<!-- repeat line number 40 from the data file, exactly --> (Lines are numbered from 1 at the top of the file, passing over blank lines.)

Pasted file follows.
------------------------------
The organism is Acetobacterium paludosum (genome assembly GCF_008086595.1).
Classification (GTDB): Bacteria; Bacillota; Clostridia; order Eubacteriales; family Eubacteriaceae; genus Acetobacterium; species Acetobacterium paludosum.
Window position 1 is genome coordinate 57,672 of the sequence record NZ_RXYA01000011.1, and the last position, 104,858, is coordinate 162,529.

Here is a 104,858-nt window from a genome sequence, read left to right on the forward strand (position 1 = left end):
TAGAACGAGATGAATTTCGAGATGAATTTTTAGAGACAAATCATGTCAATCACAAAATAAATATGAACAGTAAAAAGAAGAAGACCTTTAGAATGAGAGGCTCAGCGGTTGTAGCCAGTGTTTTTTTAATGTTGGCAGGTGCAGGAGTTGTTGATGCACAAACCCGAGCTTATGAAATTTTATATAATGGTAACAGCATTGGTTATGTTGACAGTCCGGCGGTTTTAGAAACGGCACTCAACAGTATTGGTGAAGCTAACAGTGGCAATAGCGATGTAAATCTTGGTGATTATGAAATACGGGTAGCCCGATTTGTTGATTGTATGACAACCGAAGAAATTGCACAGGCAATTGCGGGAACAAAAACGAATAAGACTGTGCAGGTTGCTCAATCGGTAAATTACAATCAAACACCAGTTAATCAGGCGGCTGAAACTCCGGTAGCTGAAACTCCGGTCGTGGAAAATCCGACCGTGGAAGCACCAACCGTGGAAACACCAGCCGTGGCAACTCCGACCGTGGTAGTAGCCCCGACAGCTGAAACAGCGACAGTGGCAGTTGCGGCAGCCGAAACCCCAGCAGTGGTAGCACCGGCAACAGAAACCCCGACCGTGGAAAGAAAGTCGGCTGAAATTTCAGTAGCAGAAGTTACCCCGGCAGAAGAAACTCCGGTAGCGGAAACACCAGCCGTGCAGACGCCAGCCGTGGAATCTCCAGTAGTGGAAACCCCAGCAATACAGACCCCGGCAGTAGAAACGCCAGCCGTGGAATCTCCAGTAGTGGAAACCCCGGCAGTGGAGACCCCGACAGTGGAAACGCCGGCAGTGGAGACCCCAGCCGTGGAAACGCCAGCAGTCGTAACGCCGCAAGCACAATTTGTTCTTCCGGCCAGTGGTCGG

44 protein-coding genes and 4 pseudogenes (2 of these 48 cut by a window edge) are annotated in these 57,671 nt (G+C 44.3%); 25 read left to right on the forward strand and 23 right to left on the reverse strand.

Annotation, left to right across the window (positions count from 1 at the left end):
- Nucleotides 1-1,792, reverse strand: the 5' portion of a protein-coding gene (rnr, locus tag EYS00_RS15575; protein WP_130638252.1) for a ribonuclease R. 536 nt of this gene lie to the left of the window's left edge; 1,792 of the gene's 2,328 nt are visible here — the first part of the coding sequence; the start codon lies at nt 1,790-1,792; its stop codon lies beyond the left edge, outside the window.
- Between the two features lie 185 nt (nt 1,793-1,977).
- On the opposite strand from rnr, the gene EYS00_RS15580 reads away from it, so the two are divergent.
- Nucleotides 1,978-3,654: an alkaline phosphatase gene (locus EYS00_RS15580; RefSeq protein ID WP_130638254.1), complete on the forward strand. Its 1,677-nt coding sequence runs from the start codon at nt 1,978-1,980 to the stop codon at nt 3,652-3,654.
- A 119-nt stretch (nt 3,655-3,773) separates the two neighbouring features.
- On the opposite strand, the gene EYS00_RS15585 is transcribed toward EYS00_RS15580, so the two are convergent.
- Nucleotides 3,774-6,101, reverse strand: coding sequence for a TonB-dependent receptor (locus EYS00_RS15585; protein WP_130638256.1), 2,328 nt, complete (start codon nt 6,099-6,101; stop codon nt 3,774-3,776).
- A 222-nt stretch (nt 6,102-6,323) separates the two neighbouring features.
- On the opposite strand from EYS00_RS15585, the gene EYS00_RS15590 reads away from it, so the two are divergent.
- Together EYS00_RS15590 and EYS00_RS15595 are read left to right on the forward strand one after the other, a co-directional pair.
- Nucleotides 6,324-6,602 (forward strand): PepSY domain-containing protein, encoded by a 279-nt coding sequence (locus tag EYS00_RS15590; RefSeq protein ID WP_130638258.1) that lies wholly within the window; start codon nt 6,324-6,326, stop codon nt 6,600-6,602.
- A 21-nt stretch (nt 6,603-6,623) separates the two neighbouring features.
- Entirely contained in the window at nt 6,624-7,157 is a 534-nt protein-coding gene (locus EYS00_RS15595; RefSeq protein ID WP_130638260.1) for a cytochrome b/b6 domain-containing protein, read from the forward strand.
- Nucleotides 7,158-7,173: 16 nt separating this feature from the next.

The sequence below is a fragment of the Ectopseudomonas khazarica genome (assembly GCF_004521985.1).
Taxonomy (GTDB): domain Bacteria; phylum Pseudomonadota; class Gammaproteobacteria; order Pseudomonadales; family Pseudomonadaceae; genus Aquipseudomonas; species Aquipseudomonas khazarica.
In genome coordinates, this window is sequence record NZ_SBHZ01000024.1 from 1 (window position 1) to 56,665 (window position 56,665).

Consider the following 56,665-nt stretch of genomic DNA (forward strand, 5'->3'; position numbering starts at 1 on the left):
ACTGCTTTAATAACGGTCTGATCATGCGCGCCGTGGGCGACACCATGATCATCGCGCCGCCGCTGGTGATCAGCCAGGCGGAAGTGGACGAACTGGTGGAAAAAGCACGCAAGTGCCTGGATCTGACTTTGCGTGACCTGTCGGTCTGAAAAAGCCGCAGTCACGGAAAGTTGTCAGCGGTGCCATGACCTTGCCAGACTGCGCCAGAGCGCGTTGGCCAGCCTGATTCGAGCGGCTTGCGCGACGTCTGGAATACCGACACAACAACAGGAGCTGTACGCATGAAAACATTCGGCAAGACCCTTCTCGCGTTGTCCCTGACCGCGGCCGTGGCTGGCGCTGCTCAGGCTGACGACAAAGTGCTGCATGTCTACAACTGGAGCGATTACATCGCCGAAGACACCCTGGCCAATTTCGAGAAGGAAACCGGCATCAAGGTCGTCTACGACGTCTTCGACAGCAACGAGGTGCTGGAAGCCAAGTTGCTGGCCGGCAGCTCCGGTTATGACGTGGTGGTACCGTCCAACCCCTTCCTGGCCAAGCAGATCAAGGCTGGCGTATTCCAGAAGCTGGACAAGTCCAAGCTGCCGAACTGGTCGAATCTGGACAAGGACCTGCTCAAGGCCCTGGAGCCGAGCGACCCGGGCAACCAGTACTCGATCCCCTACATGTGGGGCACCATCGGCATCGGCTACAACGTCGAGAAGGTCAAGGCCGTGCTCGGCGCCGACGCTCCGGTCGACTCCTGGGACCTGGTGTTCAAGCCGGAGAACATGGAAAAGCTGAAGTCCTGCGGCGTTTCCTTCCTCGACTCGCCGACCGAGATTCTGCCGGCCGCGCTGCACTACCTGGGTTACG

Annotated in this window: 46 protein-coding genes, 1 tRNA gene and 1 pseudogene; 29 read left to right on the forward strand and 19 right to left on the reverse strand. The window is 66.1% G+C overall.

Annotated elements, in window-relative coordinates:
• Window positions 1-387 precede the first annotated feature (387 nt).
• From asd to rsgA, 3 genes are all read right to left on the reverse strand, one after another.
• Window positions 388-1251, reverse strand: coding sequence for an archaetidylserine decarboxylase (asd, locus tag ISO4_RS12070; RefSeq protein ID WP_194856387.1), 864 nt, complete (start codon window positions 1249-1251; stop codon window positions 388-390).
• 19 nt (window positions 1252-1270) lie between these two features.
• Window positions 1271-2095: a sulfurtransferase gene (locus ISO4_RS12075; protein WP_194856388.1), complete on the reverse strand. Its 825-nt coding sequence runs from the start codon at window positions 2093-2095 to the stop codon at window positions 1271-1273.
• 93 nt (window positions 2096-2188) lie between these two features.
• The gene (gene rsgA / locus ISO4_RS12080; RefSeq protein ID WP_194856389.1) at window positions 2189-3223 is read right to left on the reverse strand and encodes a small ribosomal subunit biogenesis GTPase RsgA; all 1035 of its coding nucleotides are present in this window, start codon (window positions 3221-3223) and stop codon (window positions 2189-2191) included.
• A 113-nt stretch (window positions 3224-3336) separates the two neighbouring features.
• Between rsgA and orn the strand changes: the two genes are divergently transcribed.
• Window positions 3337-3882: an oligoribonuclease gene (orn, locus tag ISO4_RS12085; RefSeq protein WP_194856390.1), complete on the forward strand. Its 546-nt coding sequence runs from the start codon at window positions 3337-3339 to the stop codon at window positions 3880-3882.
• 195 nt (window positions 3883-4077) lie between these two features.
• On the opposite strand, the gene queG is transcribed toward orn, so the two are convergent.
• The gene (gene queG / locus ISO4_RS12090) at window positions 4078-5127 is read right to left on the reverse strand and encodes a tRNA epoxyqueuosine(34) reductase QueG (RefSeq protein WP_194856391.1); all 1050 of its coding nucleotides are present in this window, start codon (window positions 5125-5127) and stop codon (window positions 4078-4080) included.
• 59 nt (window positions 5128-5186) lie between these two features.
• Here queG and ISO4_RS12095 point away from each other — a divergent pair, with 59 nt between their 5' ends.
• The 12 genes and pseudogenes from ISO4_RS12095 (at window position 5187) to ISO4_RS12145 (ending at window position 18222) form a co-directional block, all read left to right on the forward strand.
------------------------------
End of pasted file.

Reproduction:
• On the opposite strand, the gene queG is transcribed toward orn, so the two are convergent.